Copy the code or download it directly.

With the default SERIALIZABLE isolation level, CockroachDB may require the client to retry a transaction in case of read/write contention. CockroachDB provides a generic retry function that runs inside a transaction and retries it as needed. You can copy and paste the retry function from here into your code.
# Import the driver.
import psycopg2
import psycopg2.errorcodes

# Connect to the cluster.
conn = psycopg2.connect(database='bank', user='maxroach', host='localhost', port=26257)


def onestmt(conn, sql):
    with conn.cursor() as cur:
        cur.execute(sql)


# Wrapper for a transaction.
# This automatically re-calls "op" with the open transaction as an argument
# as long as the database server asks for the transaction to be retried.
def run_transaction(conn, op):
    with conn:
        onestmt(conn, "SAVEPOINT cockroach_restart")
        while True:
            try:
                # Attempt the work.
                op(conn)

                # If we reach this point, commit.
                onestmt(conn, "RELEASE SAVEPOINT cockroach_restart")
                break

            except psycopg2.OperationalError as e:
                if e.pgcode != psycopg2.errorcodes.SERIALIZATION_FAILURE:
                    # A non-retryable error; report this up the call stack.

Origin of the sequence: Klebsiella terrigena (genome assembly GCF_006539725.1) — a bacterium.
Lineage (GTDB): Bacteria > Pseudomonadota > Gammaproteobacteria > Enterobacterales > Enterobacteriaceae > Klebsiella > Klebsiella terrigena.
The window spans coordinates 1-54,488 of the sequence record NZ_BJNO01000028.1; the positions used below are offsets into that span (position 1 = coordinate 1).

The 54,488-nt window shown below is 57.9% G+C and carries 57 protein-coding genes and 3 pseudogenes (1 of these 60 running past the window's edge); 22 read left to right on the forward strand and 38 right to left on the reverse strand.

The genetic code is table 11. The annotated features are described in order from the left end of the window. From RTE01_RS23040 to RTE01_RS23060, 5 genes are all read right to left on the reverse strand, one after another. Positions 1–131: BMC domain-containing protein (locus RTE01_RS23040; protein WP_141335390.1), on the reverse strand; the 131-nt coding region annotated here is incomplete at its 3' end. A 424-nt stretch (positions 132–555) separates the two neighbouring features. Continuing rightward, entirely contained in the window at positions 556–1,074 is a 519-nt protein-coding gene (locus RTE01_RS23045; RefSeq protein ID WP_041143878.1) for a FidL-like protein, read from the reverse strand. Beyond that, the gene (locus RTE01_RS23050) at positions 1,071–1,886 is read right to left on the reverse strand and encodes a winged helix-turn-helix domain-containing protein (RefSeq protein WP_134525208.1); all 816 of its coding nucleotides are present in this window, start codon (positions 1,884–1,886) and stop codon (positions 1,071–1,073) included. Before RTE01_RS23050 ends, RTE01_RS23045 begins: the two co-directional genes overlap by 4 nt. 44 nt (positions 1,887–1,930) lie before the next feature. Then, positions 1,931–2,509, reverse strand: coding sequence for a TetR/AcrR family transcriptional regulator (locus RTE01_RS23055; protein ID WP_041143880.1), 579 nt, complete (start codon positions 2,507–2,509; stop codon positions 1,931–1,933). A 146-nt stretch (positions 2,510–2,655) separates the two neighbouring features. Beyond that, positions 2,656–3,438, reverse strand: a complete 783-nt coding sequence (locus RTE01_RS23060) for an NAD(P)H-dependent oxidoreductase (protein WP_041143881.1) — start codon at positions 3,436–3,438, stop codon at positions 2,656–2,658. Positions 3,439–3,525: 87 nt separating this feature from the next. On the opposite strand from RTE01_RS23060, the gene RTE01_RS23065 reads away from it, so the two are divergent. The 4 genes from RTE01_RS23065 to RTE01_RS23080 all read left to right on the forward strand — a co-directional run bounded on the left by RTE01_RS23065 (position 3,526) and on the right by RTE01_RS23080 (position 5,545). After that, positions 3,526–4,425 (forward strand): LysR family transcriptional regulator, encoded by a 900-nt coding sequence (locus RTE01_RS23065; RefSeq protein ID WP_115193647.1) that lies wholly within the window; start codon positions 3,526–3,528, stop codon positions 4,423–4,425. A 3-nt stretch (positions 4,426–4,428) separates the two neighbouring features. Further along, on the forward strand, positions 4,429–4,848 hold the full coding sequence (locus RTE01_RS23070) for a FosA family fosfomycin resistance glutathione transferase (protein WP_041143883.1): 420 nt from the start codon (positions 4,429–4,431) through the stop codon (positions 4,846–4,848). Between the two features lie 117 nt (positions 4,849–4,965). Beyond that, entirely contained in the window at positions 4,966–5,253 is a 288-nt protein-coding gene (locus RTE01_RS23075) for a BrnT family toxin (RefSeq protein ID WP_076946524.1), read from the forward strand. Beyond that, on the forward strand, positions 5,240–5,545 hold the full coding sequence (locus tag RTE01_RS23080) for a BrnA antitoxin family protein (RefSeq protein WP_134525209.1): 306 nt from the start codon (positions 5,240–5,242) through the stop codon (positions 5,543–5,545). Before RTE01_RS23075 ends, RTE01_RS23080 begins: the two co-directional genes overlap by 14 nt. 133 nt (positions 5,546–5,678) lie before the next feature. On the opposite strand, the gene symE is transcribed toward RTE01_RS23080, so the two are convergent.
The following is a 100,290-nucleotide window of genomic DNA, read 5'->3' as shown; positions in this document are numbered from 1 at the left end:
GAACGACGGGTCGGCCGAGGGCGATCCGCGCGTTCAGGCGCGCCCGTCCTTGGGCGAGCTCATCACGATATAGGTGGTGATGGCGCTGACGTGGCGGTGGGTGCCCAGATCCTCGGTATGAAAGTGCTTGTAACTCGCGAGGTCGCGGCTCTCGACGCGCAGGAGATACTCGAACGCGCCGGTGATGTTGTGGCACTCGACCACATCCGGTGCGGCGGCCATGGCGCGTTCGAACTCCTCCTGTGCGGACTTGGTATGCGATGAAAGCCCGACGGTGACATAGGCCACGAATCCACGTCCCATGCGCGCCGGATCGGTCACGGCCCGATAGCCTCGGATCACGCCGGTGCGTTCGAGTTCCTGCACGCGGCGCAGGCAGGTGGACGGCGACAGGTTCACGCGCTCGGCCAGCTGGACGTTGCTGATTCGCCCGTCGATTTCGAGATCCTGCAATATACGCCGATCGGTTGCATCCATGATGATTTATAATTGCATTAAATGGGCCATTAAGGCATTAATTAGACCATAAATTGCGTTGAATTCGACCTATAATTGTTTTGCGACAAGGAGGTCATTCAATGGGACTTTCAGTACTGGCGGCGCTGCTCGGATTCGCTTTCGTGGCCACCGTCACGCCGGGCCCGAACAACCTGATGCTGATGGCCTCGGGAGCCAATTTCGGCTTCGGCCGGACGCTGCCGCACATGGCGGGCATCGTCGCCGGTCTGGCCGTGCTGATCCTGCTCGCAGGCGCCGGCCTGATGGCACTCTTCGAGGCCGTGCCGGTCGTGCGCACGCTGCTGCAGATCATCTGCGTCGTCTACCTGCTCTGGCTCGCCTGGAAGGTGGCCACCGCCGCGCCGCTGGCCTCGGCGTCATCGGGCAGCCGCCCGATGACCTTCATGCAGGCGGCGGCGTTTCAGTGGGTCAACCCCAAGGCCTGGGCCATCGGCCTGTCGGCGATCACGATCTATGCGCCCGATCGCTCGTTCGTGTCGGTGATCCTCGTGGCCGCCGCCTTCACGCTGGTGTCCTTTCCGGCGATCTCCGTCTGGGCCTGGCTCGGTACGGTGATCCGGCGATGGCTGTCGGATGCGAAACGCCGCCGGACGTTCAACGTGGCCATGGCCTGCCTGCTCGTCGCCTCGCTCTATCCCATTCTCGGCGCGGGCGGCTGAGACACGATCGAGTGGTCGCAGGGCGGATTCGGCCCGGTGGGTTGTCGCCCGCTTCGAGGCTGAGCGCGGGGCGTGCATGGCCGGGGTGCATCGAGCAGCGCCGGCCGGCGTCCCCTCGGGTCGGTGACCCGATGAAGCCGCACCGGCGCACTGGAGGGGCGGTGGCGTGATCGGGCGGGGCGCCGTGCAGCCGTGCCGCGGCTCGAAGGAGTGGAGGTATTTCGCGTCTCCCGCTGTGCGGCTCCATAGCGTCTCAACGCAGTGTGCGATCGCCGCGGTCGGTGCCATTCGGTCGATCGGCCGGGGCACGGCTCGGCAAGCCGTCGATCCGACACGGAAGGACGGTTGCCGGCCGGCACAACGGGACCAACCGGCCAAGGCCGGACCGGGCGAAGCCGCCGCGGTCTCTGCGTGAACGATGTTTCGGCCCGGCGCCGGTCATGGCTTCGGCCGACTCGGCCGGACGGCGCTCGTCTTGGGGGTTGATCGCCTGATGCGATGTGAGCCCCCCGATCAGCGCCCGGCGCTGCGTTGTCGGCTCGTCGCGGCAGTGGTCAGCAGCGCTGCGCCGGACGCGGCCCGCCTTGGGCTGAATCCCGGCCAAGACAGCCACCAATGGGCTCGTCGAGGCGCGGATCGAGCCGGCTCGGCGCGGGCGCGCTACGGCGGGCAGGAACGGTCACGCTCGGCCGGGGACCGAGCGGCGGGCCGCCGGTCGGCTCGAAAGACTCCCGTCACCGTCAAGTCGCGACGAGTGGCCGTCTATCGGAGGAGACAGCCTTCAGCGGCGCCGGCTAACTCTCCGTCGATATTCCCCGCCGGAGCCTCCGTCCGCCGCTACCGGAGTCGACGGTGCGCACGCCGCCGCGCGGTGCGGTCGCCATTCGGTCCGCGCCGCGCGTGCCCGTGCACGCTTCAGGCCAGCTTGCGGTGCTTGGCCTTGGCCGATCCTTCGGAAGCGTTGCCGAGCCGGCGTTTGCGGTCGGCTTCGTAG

raise e
                # Signal the database that we'll retry.
                onestmt(conn, "ROLLBACK TO SAVEPOINT cockroach_restart")


# The transaction we want to run.
def transfer_funds(txn, frm, to, amount):
    with txn.cursor() as cur:

        # Check the current balance.
        cur.execute("SELECT balance FROM accounts WHERE id = " + str(frm))
        from_balance = cur.fetchone()[0]
        if from_balance < amount:
            raise "Insufficient funds"

        # Perform the transfer.
        cur.execute("UPDATE accounts SET balance = balance - %s WHERE id = %s",
                    (amount, frm))
        cur.execute("UPDATE accounts SET balance = balance + %s WHERE id = %s",
                    (amount, to))


# Execute the transaction.
run_transaction(conn, lambda conn: transfer_funds(conn, 1, 2, 100))


with conn:
    with conn.cursor() as cur:
        # Check account balances.
        cur.execute("SELECT id, balance FROM accounts")
        rows = cur.fetchall()
        print('Balances after transfer:')
        for row in rows:
            print([str(cell) for cell in row])

# Close communication with the database.
conn.close()

Then run the code:

$ python txn-sample.py

The output should be:

Balances after transfer:
['1', '900']
['2', '350']

However, if you want to verify that funds were transferred from one account to another, use the built-in SQL client:

$ cockroach sql --insecure -e 'SELECT id, balance FROM accounts' --database=bank
+----+---------+
| id | balance |
+----+---------+
|  1 |     900 |
|  2 |     350 |
+----+---------+
(2 rows)

What’s Next?

Read more about using the Python psycopg2 driver.

You might also be interested in using a local cluster to explore the following core CockroachDB features: